12: Wear Trousers on Long Journeys
On trains, buses, boats – anywhere where you might need to lie down and sleep – trousers are infinitely better than skirts.

13: Know What You’re Getting Into
In most of Asia, the solo female can expect no worse by way of sexual hassles than the odd bit of badinage from a motorbike or the sort of one-off grab that can happen anywhere. Heading to, say, northern Pakistan or Banda Acheh, Indonesia? Research the amount of routine unpleasantnesses you are likely to face and the risks of more serious assault, the chances of authorities doing jack about either, then decide if the destination’s worth it.

14: Stay Open
We travel in search of new experiences, not to face the world with fear. Most women who started traveling young will have a list as long as their arm of gobsmackingly risky activities they’ve survived intact – and many Asian countries are safer for the solo female than big Western cities. Don’t let your gender get you down. It’s a big world out there, and it’s for all of us. Enjoy it.

If you liked this post and would like to read more, please do subscribe to my RSS.

Like this? Why not Try…

6 Responses to “Like Jane Austen But Not: The Single Gal’s Guide to Travelling Asia”

  1. jessiev October 19, 2010 at 6:15 am #

    brava! i love this list – and it makes SO MUCH sense when pointed out.

  2. Jenny October 19, 2010 at 2:11 pm #

    Great tips!

  3. Tracy Burns October 19, 2010 at 3:07 pm #

    Thank you. You’ve just made my morning reading this. What better way to enjoy my cuppa then by reading a post that legitimately uses the words Jane Austen, slapper, gigolos and nipple pasties!

    Some good tips too. I got good mileage out of wearing a fake wedding ring in my younger travel days. And wearing the right clothes is so important. Although I do kind of miss the old Korean ajumas running across the road to tug down my shirt that was just a few inches short and displaying the small of my back as they excitedly told me that they had just saved me from a life of shame.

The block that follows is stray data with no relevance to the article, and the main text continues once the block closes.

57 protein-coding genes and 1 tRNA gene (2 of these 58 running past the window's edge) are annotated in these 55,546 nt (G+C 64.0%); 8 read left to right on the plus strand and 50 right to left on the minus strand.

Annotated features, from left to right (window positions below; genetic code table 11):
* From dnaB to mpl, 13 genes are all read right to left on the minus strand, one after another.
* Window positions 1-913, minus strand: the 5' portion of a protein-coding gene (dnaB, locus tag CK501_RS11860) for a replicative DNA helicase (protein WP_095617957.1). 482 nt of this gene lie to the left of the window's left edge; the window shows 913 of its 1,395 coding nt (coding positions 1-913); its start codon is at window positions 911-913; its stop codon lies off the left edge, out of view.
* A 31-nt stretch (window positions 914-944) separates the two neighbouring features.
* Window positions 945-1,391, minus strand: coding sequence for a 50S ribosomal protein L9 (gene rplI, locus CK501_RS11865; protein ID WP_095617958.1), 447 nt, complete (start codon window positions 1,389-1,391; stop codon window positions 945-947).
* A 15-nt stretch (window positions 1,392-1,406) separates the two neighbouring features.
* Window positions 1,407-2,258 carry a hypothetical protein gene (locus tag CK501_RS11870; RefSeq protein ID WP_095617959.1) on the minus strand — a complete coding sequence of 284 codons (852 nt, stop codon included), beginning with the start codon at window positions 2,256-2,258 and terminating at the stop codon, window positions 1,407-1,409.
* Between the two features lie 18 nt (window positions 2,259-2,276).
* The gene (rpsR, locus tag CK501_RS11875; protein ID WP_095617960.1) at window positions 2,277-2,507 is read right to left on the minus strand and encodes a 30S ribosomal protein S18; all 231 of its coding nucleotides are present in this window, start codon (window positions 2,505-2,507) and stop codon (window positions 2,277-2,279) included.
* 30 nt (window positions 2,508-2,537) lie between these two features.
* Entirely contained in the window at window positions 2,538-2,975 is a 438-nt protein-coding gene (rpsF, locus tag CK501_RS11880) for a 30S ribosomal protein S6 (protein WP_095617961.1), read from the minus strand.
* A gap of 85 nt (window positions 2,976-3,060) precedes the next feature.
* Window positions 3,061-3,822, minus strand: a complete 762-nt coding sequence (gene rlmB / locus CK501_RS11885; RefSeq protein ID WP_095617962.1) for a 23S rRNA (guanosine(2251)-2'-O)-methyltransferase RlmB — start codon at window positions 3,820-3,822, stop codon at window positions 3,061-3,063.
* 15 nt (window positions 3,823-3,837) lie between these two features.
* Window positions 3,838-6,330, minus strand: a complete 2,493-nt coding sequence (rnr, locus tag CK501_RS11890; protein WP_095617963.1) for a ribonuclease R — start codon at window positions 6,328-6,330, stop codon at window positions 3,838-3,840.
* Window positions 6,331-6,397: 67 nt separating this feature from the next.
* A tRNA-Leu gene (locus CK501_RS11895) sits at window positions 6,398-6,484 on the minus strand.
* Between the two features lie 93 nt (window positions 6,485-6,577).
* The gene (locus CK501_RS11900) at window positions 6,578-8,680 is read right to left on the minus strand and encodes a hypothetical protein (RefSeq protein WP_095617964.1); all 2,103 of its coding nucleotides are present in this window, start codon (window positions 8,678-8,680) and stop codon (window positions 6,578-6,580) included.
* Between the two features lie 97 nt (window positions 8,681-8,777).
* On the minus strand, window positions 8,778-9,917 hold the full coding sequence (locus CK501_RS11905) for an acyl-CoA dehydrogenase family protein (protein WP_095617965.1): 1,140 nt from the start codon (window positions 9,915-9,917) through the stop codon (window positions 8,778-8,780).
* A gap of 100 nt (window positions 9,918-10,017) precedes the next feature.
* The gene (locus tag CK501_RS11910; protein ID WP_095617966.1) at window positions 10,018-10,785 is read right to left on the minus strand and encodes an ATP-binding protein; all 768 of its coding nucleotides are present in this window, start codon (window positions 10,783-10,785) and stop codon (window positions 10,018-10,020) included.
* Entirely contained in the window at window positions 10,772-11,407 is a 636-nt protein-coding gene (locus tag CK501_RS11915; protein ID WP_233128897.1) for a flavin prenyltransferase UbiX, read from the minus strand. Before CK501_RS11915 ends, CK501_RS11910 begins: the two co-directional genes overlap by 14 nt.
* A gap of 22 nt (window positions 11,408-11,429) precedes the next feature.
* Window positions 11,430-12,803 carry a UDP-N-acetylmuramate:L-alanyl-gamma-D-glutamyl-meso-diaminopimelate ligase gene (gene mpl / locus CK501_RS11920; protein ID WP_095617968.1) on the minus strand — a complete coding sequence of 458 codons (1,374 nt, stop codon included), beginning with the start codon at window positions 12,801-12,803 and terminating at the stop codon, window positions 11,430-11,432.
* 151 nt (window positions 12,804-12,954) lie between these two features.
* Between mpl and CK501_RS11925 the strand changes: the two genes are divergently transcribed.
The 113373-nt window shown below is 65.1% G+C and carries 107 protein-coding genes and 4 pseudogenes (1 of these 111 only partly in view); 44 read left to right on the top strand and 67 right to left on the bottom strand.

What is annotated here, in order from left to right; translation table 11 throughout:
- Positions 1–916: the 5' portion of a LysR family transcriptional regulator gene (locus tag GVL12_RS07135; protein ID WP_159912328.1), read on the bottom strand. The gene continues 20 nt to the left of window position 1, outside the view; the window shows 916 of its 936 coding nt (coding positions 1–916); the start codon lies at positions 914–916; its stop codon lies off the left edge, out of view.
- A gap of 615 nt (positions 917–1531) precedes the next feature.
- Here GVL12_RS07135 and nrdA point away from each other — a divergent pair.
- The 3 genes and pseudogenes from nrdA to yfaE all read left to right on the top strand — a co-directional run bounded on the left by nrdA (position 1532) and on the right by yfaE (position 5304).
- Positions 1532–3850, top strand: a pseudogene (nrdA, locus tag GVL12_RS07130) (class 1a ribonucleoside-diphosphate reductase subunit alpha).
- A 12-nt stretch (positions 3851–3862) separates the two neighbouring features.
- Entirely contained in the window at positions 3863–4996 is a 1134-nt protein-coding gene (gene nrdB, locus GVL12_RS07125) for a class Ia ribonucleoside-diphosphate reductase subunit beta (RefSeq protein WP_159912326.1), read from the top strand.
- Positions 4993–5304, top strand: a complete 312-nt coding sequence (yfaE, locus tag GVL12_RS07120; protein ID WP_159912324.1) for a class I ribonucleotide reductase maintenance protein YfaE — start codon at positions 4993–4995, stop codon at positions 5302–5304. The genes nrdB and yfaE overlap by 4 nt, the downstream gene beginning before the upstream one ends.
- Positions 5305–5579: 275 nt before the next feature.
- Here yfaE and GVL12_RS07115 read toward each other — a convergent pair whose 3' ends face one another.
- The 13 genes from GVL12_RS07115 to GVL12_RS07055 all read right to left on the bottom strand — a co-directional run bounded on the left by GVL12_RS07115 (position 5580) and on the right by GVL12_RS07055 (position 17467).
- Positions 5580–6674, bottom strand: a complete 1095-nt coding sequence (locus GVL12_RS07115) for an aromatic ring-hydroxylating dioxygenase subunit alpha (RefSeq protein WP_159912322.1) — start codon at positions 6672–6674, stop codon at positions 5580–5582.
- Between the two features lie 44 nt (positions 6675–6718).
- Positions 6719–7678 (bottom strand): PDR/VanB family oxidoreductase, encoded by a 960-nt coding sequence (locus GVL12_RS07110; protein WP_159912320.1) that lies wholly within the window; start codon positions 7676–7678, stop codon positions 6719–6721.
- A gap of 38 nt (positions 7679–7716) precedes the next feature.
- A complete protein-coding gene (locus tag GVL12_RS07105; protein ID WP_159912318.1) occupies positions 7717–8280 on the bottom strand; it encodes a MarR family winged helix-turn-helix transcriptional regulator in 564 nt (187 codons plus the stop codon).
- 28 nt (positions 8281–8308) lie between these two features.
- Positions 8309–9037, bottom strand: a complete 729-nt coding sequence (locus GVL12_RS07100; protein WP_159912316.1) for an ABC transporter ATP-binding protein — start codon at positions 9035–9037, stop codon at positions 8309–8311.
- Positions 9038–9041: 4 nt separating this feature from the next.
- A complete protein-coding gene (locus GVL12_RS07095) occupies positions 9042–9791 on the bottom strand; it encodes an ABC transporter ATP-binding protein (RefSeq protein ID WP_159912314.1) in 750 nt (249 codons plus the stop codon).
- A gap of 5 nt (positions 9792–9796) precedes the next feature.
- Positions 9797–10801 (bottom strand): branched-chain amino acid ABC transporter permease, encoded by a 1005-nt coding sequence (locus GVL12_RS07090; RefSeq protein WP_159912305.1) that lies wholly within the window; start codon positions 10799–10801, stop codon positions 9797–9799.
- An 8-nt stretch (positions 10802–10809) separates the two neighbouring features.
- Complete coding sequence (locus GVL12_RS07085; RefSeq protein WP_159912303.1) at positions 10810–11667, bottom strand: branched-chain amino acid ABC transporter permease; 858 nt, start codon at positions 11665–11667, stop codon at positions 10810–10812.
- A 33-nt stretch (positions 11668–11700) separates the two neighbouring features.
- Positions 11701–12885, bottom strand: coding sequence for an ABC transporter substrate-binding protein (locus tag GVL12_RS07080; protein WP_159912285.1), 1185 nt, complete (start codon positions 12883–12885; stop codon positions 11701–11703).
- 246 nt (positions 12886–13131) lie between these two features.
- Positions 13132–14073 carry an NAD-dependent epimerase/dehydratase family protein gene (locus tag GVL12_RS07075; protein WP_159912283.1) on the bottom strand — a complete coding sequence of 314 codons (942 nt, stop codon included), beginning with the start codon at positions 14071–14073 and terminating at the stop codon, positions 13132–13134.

4. Marilia October 21, 2010 at 6:07 am #

    Women traveling solo need this kind of list. It´s nice to read the knowledge of a fellow woman traveler before you engage on a trip.

    I´m about to go on a trip with my daughter and found this really useful.

  5. Empressnasigoreng December 5, 2010 at 9:34 pm #

    This is very good advice. Re no 10, I also find old people great allies for fending off sleazy blokes. I had a fellow “accidentally on purpose” touching my knees on a bus in Sumatra and before I knew it some old lady had taken him to task and got the conductor to eject him from the bus so he spent the next 5 or so hours of the journey travelling on the roof! Ha ha!
    Another one is to wear sunglasses so you can look at men without them seeing you looking at them adn taking it as a come on. (This probably more Middle East than Asia).

    • MummyT December 6, 2010 at 12:20 am #

      The sunglasses one is a great tip: I have to say, I’ve not felt the need for it in Asia, though we haven’t been to Sumatra (and I’m not currently planning to go), but I will bear it in mind if we do. I punched a groper once in Marrakesh and got a lot of vocal support from other women when he got angry…

      And, yes, anyone who could be the mother/grandmother of the groper makes an amazing ally. If I hit trouble, I’ll try and enlist an elderly lady.

Leave a Reply

Fill in your details below or click an icon to log in: Logo

You are commenting using your account. Log Out /  Change )

Google photo

You are commenting using your Google account. Log Out /  Change )

Twitter picture

You are commenting using your Twitter account. Log Out /  Change )

Facebook photo

You are commenting using your Facebook account. Log Out /  Change )

Connecting to %s